Some evidence suggests soluble fiber supplementation (e.g., psyllium/ispagula husk) is effective. It acts as a bulking agent, and for many people with IBS-D, allows for a more consistent stool. For people with IBS-C, it seems to allow for a softer, moister, more easily passable stool.

However, insoluble fiber (e.g., bran) has not been found to be effective for IBS. In some people, insoluble fiber supplementation may aggravate symptoms.

Fiber might be beneficial in those who have a predominance of constipation. In people who have IBS-C, soluble fiber can reduce overall symptoms but will not reduce pain. The research supporting dietary fiber contains conflicting small studies complicated by the heterogeneity of types of fiber and doses used.

One meta-analysis found only soluble fiber improved global symptoms of irritable bowel, but neither type of fiber reduced pain. An updated meta-analysis by the same authors also found soluble fiber reduced symptoms, while insoluble fiber worsened symptoms in some cases. Positive studies have used 10–30 grams per day of ispaghula (psyllium). One study specifically examined the effect of dose, and found 20 g of ispaghula (psyllium) were better than 10 g and equivalent to 30 g per day.

Physical Activity
Recent studies have demonstrated the potential beneficial effects of Physical activity on irritable bowel syndrome. Some randomised controlled trials (RCTs) have demonstrated a beneficial effect of physical activity on IBS symptoms. Three RCTs showed a significant improvement in Irritable Bowel Syndrome – Severity Scoring System, while 1 RCT showed a significant improvement only in symptoms of constipation. In light of this, the latest British Society of Gastroenterology guidelines on the management of IBS have stated that all patients with IBS should be advised to take regular exercise (strong recommendation, weak certainty evidence), whereas the American College of Gastroenterology guidelines have suggested with a lower certainty of evidence. Exercise is Medicine recently provided simple practical indications based on world health organization guidelines, which should be followed when physicians prescribing exercise training. As shown by the previous studies, a good Physical activity prescription during the visit could significantly improve patients’ adherence and, consequently, lead to a significant clinical benefit for symptoms of irritable bowel syndrome.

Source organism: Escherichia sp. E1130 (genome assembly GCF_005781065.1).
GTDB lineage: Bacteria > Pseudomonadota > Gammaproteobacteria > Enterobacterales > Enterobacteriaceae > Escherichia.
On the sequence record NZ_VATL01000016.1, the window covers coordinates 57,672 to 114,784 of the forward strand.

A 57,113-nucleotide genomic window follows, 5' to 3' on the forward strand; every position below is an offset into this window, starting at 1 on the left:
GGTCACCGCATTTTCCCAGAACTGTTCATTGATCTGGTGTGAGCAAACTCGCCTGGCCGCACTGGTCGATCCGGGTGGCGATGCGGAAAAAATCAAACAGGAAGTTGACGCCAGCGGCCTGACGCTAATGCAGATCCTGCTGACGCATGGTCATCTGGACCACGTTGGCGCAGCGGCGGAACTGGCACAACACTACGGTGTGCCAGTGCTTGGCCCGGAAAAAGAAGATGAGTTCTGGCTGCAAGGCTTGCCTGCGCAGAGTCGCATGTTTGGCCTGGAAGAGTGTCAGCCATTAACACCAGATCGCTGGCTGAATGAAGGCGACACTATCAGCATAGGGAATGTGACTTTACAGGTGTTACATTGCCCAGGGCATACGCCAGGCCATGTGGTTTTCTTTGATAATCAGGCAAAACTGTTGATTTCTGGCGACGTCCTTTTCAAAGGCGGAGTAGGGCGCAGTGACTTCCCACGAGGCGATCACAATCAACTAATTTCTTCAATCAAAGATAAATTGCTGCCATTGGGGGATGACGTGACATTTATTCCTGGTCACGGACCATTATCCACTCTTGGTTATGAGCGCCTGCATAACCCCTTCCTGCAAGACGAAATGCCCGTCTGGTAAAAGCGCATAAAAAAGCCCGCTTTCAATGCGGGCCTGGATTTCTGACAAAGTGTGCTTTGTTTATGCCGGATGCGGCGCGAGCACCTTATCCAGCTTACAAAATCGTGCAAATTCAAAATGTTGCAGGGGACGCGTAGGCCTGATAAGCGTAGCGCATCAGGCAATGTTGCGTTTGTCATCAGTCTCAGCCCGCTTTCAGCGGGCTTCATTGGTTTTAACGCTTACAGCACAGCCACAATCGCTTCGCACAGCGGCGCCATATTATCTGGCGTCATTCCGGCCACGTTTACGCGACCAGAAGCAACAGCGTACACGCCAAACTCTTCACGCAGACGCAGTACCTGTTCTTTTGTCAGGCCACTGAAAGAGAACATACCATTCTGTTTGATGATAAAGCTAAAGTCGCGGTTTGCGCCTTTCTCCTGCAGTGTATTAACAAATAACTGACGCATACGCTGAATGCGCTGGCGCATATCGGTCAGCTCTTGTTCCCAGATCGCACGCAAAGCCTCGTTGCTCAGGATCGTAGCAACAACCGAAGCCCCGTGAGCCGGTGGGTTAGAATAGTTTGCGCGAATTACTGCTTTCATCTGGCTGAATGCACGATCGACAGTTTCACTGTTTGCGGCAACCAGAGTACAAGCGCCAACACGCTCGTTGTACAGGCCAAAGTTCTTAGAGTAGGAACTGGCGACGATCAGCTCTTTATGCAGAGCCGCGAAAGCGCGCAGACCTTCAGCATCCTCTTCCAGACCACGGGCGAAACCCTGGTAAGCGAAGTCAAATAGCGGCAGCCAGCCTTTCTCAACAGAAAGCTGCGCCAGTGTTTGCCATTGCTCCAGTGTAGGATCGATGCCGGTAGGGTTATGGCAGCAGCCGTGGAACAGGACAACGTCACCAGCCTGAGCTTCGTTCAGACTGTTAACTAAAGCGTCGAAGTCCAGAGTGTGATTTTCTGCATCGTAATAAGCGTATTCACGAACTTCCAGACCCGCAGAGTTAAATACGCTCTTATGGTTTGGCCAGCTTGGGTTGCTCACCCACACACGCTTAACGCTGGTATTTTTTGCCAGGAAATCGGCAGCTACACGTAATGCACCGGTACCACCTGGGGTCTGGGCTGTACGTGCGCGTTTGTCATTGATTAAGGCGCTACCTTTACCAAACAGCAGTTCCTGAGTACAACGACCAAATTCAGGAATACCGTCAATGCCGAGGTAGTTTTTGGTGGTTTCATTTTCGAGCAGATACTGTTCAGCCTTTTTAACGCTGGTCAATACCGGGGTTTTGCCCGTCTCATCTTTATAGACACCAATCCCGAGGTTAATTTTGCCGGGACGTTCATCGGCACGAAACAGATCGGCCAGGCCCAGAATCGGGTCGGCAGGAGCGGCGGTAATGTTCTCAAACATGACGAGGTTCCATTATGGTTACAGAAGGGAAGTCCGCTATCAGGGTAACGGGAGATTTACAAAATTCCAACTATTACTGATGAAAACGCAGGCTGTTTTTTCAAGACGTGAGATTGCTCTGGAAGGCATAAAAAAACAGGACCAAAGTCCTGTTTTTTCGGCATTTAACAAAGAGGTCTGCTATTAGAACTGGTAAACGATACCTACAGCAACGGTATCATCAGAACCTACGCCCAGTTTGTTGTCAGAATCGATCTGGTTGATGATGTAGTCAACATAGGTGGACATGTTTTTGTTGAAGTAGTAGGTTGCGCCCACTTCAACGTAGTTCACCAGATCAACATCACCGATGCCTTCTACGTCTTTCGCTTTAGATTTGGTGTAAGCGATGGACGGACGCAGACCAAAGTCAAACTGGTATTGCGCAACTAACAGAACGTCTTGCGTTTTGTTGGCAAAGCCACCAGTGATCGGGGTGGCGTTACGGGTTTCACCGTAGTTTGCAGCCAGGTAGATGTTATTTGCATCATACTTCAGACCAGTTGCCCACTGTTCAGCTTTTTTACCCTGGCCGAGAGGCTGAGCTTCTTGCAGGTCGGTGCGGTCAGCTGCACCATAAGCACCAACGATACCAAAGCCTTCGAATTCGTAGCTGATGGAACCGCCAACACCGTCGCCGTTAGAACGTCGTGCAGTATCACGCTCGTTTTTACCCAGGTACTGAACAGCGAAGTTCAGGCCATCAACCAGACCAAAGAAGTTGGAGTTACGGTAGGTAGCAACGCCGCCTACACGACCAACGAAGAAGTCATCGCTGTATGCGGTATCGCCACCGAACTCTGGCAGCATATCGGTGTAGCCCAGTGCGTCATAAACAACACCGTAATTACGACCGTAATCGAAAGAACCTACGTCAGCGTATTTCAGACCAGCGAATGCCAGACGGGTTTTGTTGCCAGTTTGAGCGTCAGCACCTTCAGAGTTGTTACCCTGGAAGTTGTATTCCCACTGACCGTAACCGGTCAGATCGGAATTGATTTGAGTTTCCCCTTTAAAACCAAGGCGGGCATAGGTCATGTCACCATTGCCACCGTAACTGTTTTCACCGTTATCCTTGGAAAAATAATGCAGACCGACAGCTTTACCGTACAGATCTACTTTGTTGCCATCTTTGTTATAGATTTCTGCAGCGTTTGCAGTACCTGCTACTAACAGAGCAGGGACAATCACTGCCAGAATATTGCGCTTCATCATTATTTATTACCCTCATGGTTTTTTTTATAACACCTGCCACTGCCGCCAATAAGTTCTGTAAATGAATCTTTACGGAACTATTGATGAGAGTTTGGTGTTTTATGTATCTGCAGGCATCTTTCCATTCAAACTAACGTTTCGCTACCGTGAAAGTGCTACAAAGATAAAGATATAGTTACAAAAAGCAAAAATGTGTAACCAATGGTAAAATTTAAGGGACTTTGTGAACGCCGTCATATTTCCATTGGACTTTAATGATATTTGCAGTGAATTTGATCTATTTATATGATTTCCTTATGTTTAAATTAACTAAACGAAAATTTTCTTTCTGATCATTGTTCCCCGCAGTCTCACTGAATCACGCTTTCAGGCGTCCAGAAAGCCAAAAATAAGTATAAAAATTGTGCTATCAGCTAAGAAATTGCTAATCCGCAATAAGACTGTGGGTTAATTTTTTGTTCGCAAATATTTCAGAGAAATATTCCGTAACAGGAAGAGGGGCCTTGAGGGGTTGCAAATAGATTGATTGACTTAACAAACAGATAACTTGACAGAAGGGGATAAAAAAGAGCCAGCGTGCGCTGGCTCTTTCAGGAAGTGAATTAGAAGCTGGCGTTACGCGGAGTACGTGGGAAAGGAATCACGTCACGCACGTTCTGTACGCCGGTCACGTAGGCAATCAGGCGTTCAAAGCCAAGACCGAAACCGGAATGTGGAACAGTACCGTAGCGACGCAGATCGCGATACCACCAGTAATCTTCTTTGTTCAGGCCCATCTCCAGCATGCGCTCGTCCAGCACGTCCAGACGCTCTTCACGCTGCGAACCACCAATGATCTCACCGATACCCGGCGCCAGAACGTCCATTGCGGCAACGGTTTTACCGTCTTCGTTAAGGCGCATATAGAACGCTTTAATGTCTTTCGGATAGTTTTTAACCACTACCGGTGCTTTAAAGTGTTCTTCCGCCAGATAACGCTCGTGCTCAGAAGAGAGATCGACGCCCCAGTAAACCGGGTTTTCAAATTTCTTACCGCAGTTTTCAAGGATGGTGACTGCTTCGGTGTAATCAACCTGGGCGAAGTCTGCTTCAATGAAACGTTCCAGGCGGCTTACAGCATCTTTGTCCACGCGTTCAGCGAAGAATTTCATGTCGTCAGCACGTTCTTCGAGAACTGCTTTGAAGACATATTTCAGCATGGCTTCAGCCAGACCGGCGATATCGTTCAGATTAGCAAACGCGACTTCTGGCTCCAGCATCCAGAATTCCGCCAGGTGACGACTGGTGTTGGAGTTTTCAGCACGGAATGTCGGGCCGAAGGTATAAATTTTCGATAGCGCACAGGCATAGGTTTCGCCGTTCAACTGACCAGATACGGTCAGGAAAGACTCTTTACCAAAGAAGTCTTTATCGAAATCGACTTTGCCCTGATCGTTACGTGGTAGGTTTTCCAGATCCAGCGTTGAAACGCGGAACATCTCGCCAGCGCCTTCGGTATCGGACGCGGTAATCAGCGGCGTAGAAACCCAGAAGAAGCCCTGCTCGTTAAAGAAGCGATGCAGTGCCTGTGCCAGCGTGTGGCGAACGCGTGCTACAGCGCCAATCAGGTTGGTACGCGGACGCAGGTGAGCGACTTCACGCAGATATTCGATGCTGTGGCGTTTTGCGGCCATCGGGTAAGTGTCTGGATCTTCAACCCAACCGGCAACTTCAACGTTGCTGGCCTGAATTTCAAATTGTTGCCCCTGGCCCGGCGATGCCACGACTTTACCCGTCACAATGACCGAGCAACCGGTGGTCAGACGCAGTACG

Medications that may be useful include antispasmodics such as dicyclomine and antidepressants. Both H1-antihistamines and mast cell stabilizers have shown efficacy in reducing pain associated with visceral hypersensitivity in IBS.

For people who do not adequately respond to dietary fiber, osmotic laxatives such as polyethylene glycol, sorbitol, and lactulose can help avoid “cathartic colon” which has been associated with stimulant laxatives. Lubiprostone is a gastrointestinal agent used for the treatment of constipation-predominant IBS.

The use of antispasmodic drugs (e.g., anticholinergics such as hyoscyamine or dicyclomine) may help people who have cramps or diarrhea. A meta-analysis by the Cochrane Collaboration concludes if seven people are treated with antispasmodics, one of them will benefit. Antispasmodics can be divided into two groups: neurotropics and musculotropics. Musculotropics, such as mebeverine, act directly at the smooth muscle of the gastrointestinal tract, relieving spasm without affecting normal gut motility. Since this action is not mediated by the autonomic nervous system, the usual anticholinergic side effects are absent. The antispasmodic otilonium may also be useful.

Other treatments/medications
Magnesium aluminum silicates and alverine citrate drugs can be effective for IBS.

Rifaximin may be useful as a treatment for IBS symptoms, including abdominal bloating and flatulence, although relief of abdominal distension is delayed. It is especially useful where small intestinal bacterial overgrowth is involved.

In individuals with IBS and low levels of vitamin D supplementation is recommended. Some evidence suggests that vitamin D supplementation may improve symptoms of IBS, but further research is needed before it can be recommended as a specific treatment for IBS.

Psychological therapies
There is low quality evidence from studies with poor methodological quality that psychological therapies can be effective in the treatment of IBS. Reducing stress may reduce the frequency and severity of IBS symptoms. Techniques that may be helpful include regular exercise, such as swimming, walking, or running.

Probiotics can be beneficial in the treatment of IBS; taking 10 billion to 100 billion beneficial bacteria per day is recommended for beneficial results. However, further research is needed on individual strains of beneficial bacteria for more refined recommendations. Probiotics have positive effects such as enhancing the intestinal mucosal barrier, providing a physical barrier, bacteriocin production (resulting in reduced numbers of pathogenic and gas-producing bacteria), reducing intestinal permeability and bacterial translocation, and regulating the immune system both locally and systemically among other beneficial effects. Probiotics may also have positive effects on the gut–brain axis by their positive effects countering the effects of stress on gut immunity and gut function.